8. Skip all of the adults!
    Some families choose to reserve gift giving for the children and skip those older than 18. “We stopped gifts to my husband’s siblings years ago, not because of money but because of the hassle,” says Linda S. “It got to the point where we were all buying things at the same big box store and shipping them cross-country.”
  9. Try stocking stuffers.
    Missy K., her sisters and their spouses no longer exchange large gifts. Instead they buy each other small trinkets to stuff their Christmas stockings. “My sisters and I give each other inexpensive jewelry, cute mittens or miniature bottles of booze, and my brother-in-law always gives us his amazing homemade beef jerky,” Missy says. “My youngest sister and her family fly across the country to visit us for Christmas, so it’s more convenient for them not to have fit large gifts in their carry-ons. And I know their plane tickets are expensive, so I don’t want them to spend money on gifts. I’d rather have their presence than their presents!”
  10. Draw names.
    If you have a large family or group of friends, put everyone’s name in a hat and have each person draw one name. Then you can put your time, energy and money into getting a nice, meaningful gift for just one person.
  11. Host a white-elephant exchange.
    Missy K.’s husband’s family holds an annual white-elephant exchange that is the highlight of their holiday get-together. Each person brings one small, inexpensive gift. Everyone draws a number, then picks a present from the pile in order of the number they drew. You can either choose a new present from the pile or steal from someone else. “The gifts really vary, which is part of the fun,” Missy says. “The first year someone brought a piece of junk from their basement that finds its way back to the white-elephant exchange every year — no one wants to get stuck with that gift! His brother is a sculptor and sometimes brings one of his original works — those get stolen a lot.”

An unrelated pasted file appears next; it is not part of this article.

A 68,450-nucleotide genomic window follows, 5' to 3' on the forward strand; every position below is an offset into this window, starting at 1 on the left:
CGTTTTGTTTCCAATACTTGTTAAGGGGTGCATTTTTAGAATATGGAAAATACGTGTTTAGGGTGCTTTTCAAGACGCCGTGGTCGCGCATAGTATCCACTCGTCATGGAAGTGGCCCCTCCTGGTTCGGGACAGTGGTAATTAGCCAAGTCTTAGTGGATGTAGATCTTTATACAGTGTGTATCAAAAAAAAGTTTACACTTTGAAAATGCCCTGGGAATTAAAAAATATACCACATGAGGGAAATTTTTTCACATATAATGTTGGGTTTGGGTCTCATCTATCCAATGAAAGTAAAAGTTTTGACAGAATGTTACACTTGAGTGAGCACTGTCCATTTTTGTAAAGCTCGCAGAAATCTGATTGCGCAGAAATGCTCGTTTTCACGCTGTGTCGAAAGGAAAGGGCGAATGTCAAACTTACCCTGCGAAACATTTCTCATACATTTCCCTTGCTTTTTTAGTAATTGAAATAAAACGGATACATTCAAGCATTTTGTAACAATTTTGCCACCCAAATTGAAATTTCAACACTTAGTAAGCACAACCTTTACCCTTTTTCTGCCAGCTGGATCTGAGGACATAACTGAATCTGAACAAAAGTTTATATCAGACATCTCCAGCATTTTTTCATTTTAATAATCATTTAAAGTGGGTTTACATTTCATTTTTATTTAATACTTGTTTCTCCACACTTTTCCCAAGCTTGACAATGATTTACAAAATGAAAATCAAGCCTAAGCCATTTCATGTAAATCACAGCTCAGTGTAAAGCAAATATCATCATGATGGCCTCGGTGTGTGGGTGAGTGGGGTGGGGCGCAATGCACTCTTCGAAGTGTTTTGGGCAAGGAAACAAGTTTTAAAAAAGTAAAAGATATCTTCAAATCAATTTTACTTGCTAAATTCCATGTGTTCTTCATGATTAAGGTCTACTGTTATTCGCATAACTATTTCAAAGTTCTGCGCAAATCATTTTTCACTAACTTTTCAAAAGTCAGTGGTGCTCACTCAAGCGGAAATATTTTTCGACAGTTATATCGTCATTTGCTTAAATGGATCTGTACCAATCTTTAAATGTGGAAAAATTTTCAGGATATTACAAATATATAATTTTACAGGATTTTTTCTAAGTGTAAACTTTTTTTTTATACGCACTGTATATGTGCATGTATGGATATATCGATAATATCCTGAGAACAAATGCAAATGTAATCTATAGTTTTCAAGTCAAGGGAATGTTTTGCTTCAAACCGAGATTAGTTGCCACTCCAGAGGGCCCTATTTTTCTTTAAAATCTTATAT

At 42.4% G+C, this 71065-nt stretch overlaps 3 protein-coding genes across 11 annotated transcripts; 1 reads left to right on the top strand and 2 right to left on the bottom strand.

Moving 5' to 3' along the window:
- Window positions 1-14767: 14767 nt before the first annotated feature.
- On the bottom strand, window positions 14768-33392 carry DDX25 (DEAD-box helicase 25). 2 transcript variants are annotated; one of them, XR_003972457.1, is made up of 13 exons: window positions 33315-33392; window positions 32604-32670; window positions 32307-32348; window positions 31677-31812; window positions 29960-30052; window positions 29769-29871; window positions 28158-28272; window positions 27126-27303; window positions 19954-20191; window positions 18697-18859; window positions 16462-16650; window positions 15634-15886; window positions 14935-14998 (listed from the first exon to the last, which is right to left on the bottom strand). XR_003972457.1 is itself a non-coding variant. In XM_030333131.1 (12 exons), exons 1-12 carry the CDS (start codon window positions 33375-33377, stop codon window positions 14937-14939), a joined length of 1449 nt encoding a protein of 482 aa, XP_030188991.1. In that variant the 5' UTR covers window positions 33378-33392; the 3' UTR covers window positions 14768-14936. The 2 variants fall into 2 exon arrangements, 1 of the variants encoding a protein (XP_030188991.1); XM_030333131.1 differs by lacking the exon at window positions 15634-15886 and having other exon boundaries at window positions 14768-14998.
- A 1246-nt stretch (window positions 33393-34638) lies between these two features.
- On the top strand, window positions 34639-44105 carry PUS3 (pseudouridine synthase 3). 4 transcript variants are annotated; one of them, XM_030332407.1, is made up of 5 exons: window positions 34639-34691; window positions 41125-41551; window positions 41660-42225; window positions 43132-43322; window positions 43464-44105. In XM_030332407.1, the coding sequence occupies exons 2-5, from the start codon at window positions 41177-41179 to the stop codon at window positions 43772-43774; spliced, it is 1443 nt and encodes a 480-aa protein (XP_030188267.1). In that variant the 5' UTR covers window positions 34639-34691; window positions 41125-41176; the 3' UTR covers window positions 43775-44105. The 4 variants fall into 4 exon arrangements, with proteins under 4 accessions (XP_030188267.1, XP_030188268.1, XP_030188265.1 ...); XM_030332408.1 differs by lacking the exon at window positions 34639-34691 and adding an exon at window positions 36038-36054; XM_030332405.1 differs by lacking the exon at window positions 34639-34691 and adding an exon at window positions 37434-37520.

12. Get a group gift.
    Choosing individual gifts for each person in a family can be expensive and time-consuming. Instead, consider one gift that the whole family can enjoy — maybe a family-friendly game or movie, or a season pass to their local swimming pool or zoo.
  13. Choose what’s most important.
    You don’t have to do everything this holiday season. If you don’t enjoy sending cards, skip the cards and put the money toward your gift budget instead. Or if you love sending cards, cut down on gifts and spend time crafting meaningful messages in your cards.

To focus less on material things and more on the spirit of the season, consider a joint donation to a favorite charity with the adults on your list, or volunteer together over the holidays instead of exchanging gifts.

Or, like Linda S., focus more on experiences than on things: “As with so many things, money at the holidays is better spent on experience,” she says. “Modest gifts are nice for the kids, but adults don’t really need presents. I’d rather spend the rest of my budget on concerts and plays, fresh greenery to drape around the house, touring light displays, and making special treats.”